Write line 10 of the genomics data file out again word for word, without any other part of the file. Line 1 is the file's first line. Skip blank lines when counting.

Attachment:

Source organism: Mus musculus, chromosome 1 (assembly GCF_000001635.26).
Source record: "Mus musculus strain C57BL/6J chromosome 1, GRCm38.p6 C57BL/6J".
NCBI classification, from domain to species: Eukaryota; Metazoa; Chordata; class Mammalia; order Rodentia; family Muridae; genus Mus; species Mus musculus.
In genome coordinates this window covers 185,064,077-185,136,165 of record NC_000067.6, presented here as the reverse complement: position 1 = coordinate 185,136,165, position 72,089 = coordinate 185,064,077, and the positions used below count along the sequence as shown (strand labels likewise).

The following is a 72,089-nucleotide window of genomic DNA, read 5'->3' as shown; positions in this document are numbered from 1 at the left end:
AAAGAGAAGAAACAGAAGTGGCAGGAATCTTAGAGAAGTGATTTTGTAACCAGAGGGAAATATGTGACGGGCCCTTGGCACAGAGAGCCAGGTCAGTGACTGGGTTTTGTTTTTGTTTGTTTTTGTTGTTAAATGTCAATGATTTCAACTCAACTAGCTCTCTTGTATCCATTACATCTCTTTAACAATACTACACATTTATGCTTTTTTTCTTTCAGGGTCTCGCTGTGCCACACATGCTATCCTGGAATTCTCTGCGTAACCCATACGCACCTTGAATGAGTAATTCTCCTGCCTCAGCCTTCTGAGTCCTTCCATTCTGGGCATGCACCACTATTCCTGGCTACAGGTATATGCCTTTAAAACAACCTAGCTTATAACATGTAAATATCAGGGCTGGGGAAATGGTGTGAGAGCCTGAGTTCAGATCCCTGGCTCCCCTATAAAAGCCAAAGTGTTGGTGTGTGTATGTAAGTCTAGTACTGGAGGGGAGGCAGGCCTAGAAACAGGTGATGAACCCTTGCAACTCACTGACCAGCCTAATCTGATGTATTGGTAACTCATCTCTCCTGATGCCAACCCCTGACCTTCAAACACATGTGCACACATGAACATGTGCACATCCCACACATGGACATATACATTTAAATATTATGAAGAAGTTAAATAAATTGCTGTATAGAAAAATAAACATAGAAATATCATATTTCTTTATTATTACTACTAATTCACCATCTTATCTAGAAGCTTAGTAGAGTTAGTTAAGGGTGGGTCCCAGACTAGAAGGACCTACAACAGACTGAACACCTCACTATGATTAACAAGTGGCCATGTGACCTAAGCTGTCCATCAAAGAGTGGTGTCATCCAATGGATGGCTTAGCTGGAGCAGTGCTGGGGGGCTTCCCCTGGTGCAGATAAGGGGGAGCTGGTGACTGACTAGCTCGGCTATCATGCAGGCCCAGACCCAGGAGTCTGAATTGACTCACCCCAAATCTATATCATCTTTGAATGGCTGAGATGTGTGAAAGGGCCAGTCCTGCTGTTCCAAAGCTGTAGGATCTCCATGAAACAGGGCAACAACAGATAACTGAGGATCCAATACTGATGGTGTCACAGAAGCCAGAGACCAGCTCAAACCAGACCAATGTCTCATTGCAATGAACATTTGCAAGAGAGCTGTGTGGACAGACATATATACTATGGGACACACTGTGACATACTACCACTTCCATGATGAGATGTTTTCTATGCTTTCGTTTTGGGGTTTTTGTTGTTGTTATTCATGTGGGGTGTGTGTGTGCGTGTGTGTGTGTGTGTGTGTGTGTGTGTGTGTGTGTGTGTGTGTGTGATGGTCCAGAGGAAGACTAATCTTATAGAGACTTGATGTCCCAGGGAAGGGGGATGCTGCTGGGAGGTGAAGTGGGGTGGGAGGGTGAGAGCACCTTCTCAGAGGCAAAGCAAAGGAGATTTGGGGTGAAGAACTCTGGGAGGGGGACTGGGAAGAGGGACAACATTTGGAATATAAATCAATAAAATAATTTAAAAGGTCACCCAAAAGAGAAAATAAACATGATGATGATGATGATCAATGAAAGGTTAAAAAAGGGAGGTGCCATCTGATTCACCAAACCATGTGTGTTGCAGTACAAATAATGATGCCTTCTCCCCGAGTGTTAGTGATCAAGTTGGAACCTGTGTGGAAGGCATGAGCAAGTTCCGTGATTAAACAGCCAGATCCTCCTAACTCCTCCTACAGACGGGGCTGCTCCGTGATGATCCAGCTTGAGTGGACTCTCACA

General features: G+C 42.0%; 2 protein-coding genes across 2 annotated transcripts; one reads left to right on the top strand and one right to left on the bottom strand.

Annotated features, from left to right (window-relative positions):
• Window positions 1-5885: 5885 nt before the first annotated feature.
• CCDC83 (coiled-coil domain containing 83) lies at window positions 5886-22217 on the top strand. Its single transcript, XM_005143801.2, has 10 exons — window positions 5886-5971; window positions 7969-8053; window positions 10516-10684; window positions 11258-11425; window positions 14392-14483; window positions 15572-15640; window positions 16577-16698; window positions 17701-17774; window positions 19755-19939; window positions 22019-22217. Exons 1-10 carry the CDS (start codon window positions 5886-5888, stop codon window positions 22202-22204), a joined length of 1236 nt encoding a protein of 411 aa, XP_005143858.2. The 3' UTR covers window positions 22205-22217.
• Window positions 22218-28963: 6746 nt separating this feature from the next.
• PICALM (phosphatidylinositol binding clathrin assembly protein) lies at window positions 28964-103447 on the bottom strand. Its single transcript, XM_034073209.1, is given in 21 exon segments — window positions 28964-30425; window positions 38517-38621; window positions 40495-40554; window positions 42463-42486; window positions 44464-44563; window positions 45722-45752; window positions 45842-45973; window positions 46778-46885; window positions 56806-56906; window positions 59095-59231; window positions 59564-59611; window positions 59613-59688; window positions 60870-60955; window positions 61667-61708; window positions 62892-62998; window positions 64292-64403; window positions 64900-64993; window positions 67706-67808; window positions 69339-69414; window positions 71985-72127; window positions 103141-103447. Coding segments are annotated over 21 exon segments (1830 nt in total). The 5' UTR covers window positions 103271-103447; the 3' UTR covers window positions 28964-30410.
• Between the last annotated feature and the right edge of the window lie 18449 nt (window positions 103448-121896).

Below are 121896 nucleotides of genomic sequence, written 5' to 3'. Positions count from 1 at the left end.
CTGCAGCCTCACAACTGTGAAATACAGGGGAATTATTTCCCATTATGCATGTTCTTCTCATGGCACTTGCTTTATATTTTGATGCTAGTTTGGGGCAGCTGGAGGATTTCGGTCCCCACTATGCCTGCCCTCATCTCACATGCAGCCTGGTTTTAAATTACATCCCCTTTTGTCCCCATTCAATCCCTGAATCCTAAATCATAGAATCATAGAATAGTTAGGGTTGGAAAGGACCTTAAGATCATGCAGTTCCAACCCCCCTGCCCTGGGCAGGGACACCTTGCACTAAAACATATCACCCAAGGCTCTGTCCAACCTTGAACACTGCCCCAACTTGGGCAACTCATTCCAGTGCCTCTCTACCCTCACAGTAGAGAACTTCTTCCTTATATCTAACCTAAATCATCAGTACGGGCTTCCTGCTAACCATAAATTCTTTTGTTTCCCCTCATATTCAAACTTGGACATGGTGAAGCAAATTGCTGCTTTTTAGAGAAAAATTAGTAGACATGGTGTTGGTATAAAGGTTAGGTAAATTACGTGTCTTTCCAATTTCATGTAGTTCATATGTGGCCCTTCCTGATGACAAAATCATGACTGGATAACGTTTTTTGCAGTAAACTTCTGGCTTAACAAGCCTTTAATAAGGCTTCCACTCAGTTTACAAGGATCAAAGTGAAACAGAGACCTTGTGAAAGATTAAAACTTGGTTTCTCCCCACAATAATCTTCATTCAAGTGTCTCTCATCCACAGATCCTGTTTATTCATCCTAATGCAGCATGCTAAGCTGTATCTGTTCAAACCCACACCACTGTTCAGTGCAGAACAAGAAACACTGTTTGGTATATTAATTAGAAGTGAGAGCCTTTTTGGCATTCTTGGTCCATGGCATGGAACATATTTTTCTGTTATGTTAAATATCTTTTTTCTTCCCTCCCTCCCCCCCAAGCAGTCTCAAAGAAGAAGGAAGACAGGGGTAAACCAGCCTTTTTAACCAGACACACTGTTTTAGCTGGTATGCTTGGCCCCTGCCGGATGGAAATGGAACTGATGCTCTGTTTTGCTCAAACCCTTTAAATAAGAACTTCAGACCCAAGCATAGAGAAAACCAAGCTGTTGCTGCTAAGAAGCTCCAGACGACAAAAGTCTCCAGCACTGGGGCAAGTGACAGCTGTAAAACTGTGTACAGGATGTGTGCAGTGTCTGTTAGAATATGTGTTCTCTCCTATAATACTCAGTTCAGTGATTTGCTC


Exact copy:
• CCDC83 (coiled-coil domain containing 83) lies at window positions 5886-22217 on the top strand. Its single transcript, XM_005143801.2, has 10 exons — window positions 5886-5971; window positions 7969-8053; window positions 10516-10684; window positions 11258-11425; window positions 14392-14483; window positions 15572-15640; window positions 16577-16698; window positions 17701-17774; window positions 19755-19939; window positions 22019-22217. Exons 1-10 carry the CDS (start codon window positions 5886-5888, stop codon window positions 22202-22204), a joined length of 1236 nt encoding a protein of 411 aa, XP_005143858.2. The 3' UTR covers window positions 22205-22217.